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Food, Musing

birthday pie – a simple creamy rhubarb pie

I’m not sure who first taught my dad how to make apple pie. Maybe it was his mother. Maybe he taught himself. I’ve never asked. Growing up, he was the Pie Dad. The superhero dad that knew how to make the perfect pie. It was my first instance of gender role awareness and I remember thinking it cool as a kid that my dad was the Pie Expert. He always made his own crust, thick and buttery, which would sit in the fridge overnight to be rolled out the next day by an oily, old-yet-reliable rolling pin. Even when I came home from college, I’d keep an eye out in the fridge for a fist-shape lump of dough that meant a pie might be in the works.

We had a cool apple peeler, too, the kind that peels, slices, and cores the apples at the same time. I’d sneak apples, always, once they were coated with sugar & lemon. My dad makes his pies tart and minimal – you can really taste the fruit, and the layers of dough always flake and fold so organically. I’ve since then watched and learned from other Pie Masters – one being my friend Gwen, whose pear ginger pie is one I will never forget.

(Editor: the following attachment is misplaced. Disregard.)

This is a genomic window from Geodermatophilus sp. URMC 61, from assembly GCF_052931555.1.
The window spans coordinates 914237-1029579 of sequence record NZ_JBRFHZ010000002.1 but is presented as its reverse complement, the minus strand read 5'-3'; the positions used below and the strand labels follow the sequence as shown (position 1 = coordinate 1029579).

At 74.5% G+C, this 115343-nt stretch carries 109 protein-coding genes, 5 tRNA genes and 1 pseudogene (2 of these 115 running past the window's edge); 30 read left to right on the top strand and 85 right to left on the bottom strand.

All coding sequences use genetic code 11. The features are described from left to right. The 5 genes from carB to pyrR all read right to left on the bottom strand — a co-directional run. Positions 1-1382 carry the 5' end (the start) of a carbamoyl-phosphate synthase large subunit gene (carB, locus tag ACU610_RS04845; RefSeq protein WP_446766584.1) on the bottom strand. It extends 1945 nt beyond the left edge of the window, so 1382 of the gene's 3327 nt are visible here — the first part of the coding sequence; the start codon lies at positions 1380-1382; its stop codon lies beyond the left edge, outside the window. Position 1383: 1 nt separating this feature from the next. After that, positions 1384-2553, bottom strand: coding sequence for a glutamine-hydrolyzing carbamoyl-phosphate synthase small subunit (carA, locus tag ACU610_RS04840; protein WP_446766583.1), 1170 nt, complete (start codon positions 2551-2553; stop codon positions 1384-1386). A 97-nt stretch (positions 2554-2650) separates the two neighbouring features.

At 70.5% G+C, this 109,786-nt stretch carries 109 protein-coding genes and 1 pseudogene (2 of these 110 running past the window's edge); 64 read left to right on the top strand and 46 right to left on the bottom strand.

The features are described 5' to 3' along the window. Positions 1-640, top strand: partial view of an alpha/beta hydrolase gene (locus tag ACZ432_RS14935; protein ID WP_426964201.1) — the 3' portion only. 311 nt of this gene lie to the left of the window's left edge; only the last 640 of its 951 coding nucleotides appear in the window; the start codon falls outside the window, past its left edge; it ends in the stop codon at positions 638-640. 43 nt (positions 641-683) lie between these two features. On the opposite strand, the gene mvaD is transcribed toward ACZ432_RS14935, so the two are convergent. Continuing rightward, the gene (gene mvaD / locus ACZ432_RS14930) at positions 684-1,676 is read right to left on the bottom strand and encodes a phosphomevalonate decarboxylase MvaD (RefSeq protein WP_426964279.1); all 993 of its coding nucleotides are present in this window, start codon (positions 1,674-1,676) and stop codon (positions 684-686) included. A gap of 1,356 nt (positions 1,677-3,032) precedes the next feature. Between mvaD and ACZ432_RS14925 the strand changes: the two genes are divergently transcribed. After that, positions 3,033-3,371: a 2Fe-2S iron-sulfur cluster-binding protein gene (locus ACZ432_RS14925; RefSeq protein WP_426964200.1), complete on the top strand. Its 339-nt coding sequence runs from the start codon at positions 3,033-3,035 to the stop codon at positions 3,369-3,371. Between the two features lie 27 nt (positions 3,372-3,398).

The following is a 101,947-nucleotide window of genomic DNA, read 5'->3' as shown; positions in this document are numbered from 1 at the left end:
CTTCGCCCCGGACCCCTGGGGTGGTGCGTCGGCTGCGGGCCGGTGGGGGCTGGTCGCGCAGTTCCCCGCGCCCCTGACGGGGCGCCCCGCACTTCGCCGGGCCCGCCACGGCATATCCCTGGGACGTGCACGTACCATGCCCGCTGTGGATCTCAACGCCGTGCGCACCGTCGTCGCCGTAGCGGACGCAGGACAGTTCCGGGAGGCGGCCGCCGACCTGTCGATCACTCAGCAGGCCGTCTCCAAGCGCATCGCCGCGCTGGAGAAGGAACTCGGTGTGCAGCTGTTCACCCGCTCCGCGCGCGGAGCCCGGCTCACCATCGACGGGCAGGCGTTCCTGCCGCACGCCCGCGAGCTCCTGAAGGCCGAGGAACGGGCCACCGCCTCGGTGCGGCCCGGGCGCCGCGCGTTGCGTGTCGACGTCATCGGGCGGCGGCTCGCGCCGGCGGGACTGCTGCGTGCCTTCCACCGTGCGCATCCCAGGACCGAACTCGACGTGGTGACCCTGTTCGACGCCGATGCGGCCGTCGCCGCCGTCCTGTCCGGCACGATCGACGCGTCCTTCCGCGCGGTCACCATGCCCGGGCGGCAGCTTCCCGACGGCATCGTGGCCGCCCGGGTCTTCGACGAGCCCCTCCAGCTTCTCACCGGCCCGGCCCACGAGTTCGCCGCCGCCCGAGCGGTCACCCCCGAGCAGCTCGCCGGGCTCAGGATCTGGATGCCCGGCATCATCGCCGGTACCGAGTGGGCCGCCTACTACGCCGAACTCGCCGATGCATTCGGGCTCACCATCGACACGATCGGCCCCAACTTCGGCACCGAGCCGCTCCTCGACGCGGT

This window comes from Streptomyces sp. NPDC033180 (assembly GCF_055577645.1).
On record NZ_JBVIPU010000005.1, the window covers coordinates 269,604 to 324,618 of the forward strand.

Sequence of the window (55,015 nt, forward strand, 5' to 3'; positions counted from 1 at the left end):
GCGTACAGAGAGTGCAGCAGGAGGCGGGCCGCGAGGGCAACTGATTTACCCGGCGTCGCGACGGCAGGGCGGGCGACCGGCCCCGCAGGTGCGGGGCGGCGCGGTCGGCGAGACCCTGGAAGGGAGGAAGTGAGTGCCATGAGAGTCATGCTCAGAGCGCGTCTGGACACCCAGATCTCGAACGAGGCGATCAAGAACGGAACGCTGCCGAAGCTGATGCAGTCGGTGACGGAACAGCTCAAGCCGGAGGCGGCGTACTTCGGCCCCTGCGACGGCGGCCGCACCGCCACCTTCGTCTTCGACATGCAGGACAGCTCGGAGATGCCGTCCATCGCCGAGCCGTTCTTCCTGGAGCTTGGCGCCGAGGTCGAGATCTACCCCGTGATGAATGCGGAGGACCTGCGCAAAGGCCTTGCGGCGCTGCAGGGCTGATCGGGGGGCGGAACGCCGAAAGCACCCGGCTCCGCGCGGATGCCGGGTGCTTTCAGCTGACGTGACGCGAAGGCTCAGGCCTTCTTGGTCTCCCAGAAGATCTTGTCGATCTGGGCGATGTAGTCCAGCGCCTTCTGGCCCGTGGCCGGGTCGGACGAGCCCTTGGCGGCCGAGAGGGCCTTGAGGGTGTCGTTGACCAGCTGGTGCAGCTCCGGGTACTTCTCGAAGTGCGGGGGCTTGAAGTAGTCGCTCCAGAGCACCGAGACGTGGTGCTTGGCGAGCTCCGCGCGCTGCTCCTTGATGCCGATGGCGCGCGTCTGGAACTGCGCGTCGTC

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Links, Musing, Uncategorized

beautiful things

It’s well known that we make judgements about anything – resumes, attractiveness, interests – within seconds. Websites are no different. We’re in a constant state of scanning & analyzing web content, trying to decide what we like and whether a page is worth a deeper look. This all comes down to visuals. You can have exceptionally well-written, witty, quirky, and downright interesting things to say, but you can also undermine all of that with a poorly-designed website. And here’s the thing: in the words of Austin Kleon, “Creativity is subtraction.” So no, you don’t need to worry yourself over fancy HTML and things like that, especially if web design isn’t your forte. Make it simple, stupid!

The following are three food websites that I love, each with a different design. Some are a little more complicated than others. But all of them are methodical, like a clean, organized kitchen. And if we’re going to take this metaphor and run with it, make your design simple and accessible, make your kitchen neat & clean, so that you can get up to some mischief. So that you can be creative, and messy, and ultimately have something to show for it. Did I also mention these food photographs are…amazing? Avoid the urge to stroke your screen.